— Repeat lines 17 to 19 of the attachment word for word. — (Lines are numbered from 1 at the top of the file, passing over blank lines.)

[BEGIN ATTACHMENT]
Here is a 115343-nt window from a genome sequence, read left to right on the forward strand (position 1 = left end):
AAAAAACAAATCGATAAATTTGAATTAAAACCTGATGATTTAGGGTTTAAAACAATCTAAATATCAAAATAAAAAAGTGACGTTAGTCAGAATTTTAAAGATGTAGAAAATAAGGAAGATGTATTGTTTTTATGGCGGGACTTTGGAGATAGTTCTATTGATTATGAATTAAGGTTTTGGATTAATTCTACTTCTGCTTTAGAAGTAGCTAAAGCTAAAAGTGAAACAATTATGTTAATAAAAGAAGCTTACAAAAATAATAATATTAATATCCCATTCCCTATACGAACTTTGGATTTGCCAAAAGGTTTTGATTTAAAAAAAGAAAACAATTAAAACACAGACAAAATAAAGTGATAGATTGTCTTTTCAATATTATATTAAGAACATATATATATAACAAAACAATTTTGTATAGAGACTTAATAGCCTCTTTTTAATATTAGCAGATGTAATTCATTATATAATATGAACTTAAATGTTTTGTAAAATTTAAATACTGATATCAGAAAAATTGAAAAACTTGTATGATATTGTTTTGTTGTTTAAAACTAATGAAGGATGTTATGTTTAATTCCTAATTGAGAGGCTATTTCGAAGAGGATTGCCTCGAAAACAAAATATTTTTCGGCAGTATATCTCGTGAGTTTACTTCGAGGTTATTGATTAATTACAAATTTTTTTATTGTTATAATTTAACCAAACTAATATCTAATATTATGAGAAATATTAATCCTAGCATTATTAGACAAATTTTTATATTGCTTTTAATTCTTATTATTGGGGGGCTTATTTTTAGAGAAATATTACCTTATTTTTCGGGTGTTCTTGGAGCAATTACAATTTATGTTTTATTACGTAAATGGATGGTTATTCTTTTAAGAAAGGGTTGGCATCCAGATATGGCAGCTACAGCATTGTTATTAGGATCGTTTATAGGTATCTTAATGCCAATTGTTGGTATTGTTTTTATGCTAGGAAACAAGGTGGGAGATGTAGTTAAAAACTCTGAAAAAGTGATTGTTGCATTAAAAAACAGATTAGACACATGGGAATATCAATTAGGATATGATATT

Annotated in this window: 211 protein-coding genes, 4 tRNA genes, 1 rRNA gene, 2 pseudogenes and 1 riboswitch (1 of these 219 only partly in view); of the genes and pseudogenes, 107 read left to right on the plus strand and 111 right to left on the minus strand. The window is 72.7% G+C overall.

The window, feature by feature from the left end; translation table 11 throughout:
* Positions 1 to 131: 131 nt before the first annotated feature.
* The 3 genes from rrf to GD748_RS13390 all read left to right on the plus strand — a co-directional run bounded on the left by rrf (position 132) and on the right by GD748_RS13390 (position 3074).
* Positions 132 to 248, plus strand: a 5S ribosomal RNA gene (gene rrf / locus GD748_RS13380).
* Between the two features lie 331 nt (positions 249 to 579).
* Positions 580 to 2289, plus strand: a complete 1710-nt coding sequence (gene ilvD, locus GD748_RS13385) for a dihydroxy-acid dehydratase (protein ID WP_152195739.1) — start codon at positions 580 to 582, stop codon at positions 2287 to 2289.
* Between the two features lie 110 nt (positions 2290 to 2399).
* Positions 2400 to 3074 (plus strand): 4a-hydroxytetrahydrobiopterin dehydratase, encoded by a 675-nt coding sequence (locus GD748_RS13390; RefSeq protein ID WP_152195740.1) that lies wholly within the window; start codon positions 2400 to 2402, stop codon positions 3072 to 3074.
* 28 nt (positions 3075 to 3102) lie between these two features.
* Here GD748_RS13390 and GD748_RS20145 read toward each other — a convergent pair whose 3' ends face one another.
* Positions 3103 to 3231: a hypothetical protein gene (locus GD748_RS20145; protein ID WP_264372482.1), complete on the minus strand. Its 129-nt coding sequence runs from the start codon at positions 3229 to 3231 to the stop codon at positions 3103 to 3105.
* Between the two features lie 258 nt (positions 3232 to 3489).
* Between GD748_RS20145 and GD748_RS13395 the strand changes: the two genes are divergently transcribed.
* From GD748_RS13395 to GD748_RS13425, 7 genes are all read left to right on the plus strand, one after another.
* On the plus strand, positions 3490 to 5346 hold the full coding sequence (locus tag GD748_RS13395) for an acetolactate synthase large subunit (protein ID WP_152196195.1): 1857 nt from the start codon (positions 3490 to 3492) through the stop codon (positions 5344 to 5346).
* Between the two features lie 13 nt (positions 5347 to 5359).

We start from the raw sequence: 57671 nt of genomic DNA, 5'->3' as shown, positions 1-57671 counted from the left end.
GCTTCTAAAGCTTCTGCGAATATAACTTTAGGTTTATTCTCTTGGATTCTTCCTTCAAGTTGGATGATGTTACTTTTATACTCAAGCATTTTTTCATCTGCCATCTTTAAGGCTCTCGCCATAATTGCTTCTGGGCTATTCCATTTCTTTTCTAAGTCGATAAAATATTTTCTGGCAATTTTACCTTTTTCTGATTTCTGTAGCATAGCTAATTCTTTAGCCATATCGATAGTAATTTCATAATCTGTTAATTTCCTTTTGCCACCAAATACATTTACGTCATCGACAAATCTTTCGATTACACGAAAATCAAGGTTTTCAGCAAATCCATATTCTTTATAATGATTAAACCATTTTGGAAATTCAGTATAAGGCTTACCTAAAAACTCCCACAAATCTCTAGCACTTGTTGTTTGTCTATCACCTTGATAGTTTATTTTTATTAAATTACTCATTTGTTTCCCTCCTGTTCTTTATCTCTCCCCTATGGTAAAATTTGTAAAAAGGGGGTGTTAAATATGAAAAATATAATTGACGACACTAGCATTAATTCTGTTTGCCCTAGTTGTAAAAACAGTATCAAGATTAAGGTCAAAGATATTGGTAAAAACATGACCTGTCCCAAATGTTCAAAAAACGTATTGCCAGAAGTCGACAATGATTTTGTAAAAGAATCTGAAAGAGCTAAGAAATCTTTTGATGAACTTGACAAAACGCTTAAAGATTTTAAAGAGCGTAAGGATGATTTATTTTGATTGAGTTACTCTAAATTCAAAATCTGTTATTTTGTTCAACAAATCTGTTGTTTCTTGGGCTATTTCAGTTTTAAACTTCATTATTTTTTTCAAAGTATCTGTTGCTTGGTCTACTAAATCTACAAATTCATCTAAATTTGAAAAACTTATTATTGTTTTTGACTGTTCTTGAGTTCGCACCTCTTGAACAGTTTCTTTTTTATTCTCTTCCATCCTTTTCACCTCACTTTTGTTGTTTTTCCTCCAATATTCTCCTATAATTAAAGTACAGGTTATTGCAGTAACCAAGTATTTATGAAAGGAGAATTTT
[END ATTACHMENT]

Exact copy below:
* From GD748_RS13395 to GD748_RS13425, 7 genes are all read left to right on the plus strand, one after another.
* On the plus strand, positions 3490 to 5346 hold the full coding sequence (locus tag GD748_RS13395) for an acetolactate synthase large subunit (protein ID WP_152196195.1): 1857 nt from the start codon (positions 3490 to 3492) through the stop codon (positions 5344 to 5346).
* Between the two features lie 13 nt (positions 5347 to 5359).